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Arizona, national leaders react to Sen. John McCain's death

"America and Freedom have lost one of her greatest champions," tweeted Sen. Lindsey Graham, one of McCain's closest friends in Congress. "And I've lost one of my dearest friends and mentors."

Leaders from across the state of Arizona and the country released statements showing their support and expressing their condolences for the McCain family, after the news that Sen. John McCain had died was released Saturday.

Pres. Trump, who had been silent after McCain's announcement on Friday, said his sympathies went out to the family.

One of McCain's closest friends in Congress, Lindsey Graham, tweeted shortly after the news became public, writing in part, "America and Freedom have lost one of her greatest champions."

Sen. Jeff Flake, Arizona's other senator, wrote that "words cannot express the sorrow I feel."

Gov. Doug Ducey called McCain a true American hero.

"He was a giant. An icon. An American hero. But here at home, we were most proud to call him a fellow Arizonan. Like so many of us, he was not born here, but his spirit, service and fierce independence shaped the state with which he became synonymous."

Read his full statement below.

Speaker Paul Ryan also called McCain a giant. "He will always be listed among freedom's most gallant and faithful servants."

Vice President Mike Pence sent his deepest condolences to Cindy and the McCain family.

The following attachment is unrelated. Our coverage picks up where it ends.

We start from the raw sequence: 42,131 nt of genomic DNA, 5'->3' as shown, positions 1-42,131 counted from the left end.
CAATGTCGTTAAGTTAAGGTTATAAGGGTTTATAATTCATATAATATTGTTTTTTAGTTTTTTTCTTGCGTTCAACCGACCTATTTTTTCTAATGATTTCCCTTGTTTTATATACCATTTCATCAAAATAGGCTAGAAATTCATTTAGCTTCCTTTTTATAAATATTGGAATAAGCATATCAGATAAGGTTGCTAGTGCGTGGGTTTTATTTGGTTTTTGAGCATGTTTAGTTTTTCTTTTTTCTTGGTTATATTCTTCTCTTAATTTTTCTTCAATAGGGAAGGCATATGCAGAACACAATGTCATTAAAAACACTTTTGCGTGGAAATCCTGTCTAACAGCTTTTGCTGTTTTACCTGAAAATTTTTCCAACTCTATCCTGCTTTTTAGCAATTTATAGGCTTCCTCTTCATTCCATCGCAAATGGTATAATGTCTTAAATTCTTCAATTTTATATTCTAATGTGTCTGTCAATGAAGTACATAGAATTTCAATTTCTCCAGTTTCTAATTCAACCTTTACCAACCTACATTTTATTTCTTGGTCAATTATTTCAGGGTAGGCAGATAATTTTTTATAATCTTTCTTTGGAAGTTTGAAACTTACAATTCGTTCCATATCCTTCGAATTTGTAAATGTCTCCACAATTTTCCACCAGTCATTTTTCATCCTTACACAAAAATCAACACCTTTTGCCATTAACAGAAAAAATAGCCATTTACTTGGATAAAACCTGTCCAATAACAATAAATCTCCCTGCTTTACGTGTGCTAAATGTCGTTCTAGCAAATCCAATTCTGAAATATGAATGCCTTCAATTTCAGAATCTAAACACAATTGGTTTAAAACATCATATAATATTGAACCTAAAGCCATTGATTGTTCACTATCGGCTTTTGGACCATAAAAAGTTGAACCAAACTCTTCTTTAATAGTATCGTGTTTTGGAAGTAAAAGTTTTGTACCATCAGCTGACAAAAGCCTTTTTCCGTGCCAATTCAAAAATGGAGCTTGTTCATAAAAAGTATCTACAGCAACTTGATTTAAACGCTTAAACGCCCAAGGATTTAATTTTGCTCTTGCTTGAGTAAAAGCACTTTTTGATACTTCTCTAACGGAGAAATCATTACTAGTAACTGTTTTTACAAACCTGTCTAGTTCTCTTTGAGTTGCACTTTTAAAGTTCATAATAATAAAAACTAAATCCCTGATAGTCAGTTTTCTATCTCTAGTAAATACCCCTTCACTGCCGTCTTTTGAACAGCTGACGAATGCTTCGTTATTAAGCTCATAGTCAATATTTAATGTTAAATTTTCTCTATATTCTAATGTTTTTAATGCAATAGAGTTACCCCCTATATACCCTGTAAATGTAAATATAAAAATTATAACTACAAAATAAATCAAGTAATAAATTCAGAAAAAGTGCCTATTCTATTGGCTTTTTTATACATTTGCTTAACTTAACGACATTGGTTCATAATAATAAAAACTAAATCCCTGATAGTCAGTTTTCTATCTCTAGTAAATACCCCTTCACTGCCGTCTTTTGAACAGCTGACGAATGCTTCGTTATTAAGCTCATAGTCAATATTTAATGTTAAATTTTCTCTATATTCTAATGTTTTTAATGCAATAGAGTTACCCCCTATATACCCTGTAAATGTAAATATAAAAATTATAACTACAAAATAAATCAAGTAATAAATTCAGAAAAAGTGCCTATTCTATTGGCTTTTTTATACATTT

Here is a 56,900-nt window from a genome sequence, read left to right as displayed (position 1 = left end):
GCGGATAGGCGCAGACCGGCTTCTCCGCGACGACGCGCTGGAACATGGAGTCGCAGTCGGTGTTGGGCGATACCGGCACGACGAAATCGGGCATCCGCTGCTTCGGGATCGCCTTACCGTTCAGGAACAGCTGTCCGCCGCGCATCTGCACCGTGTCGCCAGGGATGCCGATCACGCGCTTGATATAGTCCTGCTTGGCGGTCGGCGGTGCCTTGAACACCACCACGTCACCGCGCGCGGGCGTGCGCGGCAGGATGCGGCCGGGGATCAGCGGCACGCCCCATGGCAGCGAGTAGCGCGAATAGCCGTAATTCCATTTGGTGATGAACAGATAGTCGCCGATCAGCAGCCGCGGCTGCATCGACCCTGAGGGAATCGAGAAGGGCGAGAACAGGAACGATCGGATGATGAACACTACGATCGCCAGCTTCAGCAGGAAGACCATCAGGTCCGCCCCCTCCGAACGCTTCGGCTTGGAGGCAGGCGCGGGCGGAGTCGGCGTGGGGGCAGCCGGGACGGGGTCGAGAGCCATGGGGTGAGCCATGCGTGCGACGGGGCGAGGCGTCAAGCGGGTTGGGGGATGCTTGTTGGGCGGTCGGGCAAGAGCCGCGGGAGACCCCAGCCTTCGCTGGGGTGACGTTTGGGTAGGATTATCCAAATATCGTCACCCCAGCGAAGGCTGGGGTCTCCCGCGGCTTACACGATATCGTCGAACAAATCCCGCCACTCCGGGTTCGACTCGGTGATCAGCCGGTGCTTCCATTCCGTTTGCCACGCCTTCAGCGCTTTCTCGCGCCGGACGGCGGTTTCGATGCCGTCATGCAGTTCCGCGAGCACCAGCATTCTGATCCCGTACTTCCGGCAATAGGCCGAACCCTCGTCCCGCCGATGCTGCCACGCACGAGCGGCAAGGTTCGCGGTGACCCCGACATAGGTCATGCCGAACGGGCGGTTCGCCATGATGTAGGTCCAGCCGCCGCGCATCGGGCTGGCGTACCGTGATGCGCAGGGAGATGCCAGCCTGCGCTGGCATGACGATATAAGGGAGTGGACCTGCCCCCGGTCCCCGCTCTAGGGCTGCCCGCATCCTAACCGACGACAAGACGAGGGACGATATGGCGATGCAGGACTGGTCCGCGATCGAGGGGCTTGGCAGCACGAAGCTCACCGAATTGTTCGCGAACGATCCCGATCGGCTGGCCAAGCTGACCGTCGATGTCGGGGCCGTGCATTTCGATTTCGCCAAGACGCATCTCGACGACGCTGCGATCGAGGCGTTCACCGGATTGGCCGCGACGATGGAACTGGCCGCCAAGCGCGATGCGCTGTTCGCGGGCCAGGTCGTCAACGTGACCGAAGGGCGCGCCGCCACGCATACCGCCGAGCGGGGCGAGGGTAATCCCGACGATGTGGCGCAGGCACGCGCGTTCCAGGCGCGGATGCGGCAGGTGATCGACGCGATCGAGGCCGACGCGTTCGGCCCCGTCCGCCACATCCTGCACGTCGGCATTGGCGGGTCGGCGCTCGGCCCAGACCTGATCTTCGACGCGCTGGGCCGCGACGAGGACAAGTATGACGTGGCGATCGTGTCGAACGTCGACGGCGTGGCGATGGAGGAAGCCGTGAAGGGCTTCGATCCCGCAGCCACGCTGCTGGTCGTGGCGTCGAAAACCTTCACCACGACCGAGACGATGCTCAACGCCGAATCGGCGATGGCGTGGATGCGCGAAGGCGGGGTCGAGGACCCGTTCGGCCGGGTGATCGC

Sen. Susan Collins is remembering John McCain's momentous vote against their party's effort to repeal the Obama-era health law.

The Maine Republican tells CNN's "State of the Union" that she and GOP colleague Lisa Murkowski of Alaska - both repeal opponents - spoke to McCain before the July 2017 vote because they knew he was struggling with the decision.

Collins says he pointed to them and said, "You two are right!"

Collins says Vice President Mike Pence was waiting to speak to McCain next, but she knew McCain's "no" decision would hold.

She says, "Once John McCain made up his mind about something, there was no shaking him."

McCain later dramatically held up his hand and flicked his thumb down, killing the measure.

President Barack Obama released a statement. McCain ran against Obama in the 2008 Presidential Election. “… All of us can aspire to the courage to put the greater good above our own. At John’s best, he showed us what that means. And for that, we are all in his debt," Obama's statement read.

Former President George W. Bush released a statement calling McCain a friend he will deeply miss.

Three of the Arizona GOP senate candidates vying for Sen. Flake's seat tweeted condolences.

Martha McSally:

Kelli Ward:

Kyrsten Sinema:

President Bill Clinton and former Secretary of State Hilary Clinton released a statement, calling his service "heroic."

"He frequently put partisanship aside to do what he thought was best for the country, and was never afraid to break the mold if it was the right thing to do."

Retired Gen. David Petraeus is honoring Sen. John McCain as a distinguished veteran who always "had the backs" of military service members.

Petraeus, a former CIA director who previously oversaw coalition forces in Iraq, tells ABC's "This Week" that McCain was committed to ensuring that those who fought the wars after Sept. 11 "had what was needed to prevail."

He says McCain was also very forthright in standing up against torture, working to limit the enhanced interrogation of detainees.